Elbow instability is where damage to ligaments around the elbow joint causes the joint to feel 'loose' and unstable. It may sometimes feel as if it will dislocate.
The direct cause of elbow instability is the outside ligament of the elbow (the 'lateral ligament') either losing tissue and becoming thinner, or where it becomes detached. This can in turn be caused by:
- Trauma / impact (such as a direct blow to the elbow).
- Falling on an outstretched hand ('FOOSH').
- Repetitive stress injury ('RSI'), typically from repetitive manual work or playing a specific sport involving overhead arm movement.
In some cases, instability may be caused by prior surgery to the elbow or where the person has a disorder affecting either collagen or soft tissue.
Apart from the symptoms described above, there may also be a clicking sound or feeling of catching when moving the elbow joint. In some cases, the elbow may lock in place.
Tests / Diagnosis
Diagnosis of elbow instability involves a physical examination and a review of medical history. An x-ray and / or MRI scan may also be needed, since the same symptoms can in some cases be caused by fracture of the ulna bone in the forearm. In some instances it can be hard to diagnose the condition, as the muscles around the elbow naturally contract when you are awake and only relax when you are asleep or under anaesthetic – this is why some cases of elbow instability are only diagnosed when the patient is under a general anaesthetic.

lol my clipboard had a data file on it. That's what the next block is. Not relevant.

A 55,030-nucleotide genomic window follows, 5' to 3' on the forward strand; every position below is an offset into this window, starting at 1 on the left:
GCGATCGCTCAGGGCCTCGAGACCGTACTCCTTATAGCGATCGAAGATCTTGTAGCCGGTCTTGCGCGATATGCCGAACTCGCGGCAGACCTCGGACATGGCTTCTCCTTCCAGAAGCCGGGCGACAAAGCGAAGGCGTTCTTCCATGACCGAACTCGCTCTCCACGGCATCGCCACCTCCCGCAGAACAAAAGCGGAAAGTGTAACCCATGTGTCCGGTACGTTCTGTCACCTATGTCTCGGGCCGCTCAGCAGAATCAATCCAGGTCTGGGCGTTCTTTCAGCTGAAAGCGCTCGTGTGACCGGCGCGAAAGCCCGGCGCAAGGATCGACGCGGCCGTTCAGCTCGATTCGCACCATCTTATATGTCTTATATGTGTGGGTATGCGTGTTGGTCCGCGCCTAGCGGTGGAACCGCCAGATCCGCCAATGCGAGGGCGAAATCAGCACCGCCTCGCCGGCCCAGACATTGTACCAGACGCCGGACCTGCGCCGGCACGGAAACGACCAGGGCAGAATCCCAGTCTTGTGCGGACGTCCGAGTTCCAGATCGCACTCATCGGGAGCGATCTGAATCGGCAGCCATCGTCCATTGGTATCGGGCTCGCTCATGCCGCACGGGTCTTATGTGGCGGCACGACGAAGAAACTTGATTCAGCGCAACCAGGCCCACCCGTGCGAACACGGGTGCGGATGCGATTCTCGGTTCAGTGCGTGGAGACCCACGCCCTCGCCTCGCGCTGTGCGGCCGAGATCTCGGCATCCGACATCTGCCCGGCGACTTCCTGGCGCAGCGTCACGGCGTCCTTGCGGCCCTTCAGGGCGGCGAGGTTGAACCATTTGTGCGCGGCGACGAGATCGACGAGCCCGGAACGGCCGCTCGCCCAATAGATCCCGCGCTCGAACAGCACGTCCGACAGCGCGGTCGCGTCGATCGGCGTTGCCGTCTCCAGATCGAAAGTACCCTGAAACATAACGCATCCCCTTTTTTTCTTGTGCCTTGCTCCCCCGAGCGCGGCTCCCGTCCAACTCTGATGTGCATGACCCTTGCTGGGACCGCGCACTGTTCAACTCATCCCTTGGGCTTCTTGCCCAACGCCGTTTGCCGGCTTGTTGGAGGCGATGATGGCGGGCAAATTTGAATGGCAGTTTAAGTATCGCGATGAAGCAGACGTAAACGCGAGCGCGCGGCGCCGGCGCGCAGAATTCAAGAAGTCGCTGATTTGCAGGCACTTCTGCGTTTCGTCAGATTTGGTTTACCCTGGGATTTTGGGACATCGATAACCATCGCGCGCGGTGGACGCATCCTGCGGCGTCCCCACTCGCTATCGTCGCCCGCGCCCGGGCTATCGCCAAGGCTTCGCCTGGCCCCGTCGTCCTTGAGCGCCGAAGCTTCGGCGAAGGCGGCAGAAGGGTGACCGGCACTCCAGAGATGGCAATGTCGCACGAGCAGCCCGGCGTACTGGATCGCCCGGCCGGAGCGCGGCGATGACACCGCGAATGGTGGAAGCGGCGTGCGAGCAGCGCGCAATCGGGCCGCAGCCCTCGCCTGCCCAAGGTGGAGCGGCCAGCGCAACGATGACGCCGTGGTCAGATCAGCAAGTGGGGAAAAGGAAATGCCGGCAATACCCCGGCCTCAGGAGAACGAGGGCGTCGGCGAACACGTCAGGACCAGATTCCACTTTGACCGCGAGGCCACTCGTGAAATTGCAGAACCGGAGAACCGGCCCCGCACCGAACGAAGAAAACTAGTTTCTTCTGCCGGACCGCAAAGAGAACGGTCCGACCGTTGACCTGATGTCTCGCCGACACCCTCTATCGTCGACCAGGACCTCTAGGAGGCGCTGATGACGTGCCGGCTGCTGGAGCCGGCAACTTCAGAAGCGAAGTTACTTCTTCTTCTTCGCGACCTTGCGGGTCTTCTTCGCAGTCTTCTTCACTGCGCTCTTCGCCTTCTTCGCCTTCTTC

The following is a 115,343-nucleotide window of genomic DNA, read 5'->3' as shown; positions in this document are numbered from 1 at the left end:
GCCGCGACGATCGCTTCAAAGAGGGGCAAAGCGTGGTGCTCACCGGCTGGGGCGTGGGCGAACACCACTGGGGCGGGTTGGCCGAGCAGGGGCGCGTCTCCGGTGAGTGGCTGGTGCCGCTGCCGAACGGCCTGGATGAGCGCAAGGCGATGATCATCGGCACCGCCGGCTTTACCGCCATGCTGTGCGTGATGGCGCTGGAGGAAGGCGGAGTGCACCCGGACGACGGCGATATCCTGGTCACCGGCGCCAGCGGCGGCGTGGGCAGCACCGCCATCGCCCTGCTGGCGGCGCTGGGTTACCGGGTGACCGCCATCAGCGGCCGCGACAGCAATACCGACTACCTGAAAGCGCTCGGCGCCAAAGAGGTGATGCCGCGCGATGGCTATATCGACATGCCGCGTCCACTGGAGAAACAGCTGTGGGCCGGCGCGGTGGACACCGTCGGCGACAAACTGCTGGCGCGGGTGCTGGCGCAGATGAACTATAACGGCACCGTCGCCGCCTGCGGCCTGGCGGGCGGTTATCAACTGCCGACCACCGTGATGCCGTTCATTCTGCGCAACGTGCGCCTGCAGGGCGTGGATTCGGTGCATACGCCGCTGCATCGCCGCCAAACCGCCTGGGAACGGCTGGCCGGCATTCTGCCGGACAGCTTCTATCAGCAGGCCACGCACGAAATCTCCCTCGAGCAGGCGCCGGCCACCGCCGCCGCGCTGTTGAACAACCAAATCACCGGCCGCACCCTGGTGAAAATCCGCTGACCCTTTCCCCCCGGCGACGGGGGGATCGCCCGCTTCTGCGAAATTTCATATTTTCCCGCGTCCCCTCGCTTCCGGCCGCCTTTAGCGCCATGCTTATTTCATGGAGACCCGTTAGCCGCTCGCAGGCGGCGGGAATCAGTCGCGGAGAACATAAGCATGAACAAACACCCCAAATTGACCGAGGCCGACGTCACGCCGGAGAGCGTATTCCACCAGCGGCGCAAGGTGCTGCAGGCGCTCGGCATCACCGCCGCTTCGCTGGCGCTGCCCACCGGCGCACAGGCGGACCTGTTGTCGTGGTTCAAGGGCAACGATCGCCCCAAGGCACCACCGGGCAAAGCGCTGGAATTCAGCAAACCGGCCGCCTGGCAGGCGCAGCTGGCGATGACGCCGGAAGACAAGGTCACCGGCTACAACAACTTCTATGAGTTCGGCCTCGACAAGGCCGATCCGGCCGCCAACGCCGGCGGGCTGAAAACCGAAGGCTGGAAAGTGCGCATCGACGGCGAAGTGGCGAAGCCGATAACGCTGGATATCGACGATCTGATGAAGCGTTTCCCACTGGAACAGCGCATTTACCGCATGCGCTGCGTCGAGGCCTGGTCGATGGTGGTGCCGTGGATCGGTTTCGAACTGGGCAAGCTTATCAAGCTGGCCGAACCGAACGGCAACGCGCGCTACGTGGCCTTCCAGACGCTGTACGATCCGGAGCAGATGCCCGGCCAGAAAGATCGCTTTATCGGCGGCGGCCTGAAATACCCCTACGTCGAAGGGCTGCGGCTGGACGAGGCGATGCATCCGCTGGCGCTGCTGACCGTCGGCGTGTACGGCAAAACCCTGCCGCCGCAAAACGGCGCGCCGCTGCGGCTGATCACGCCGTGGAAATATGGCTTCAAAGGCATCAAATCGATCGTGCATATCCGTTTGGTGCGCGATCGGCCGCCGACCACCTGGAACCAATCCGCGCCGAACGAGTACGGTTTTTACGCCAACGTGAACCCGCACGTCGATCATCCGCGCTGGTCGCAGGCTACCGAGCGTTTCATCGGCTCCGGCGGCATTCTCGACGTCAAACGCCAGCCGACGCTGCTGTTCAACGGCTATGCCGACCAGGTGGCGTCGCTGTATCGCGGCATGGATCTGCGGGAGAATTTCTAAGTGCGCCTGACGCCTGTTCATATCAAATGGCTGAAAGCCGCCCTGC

There are some non-surgical treatments for the condition, for example a combination of physiotherapy, and using braces and pain medication may suffice. In other cases, surgery i.e.: an elbow stabilisation may be required to repair or reconstruct ligaments.